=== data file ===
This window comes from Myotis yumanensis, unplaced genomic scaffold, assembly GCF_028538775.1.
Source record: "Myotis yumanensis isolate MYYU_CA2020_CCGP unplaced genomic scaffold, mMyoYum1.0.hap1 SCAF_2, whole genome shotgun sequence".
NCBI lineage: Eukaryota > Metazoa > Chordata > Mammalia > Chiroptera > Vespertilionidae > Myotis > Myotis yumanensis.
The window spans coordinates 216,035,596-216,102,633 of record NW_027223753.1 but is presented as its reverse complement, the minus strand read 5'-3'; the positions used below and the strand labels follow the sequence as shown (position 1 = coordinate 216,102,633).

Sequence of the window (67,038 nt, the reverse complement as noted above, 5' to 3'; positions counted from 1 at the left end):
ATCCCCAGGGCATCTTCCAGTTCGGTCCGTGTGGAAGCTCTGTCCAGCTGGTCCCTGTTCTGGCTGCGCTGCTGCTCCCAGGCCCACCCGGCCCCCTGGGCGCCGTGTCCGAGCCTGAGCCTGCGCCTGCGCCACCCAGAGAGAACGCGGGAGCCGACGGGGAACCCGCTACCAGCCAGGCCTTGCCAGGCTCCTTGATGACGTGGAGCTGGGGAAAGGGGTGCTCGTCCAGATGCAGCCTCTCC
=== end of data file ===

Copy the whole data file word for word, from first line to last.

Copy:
This window comes from Myotis yumanensis, unplaced genomic scaffold, assembly GCF_028538775.1.
Source record: "Myotis yumanensis isolate MYYU_CA2020_CCGP unplaced genomic scaffold, mMyoYum1.0.hap1 SCAF_2, whole genome shotgun sequence".
NCBI lineage: Eukaryota > Metazoa > Chordata > Mammalia > Chiroptera > Vespertilionidae > Myotis > Myotis yumanensis.
The window spans coordinates 216,035,596-216,102,633 of record NW_027223753.1 but is presented as its reverse complement, the minus strand read 5'-3'; the positions used below and the strand labels follow the sequence as shown (position 1 = coordinate 216,102,633).

Sequence of the window (67,038 nt, the reverse complement as noted above, 5' to 3'; positions counted from 1 at the left end):
ATCCCCAGGGCATCTTCCAGTTCGGTCCGTGTGGAAGCTCTGTCCAGCTGGTCCCTGTTCTGGCTGCGCTGCTGCTCCCAGGCCCACCCGGCCCCCTGGGCGCCGTGTCCGAGCCTGAGCCTGCGCCTGCGCCACCCAGAGAGAACGCGGGAGCCGACGGGGAACCCGCTACCAGCCAGGCCTTGCCAGGCTCCTTGATGACGTGGAGCTGGGGAAAGGGGTGCTCGTCCAGATGCAGCCTCTCC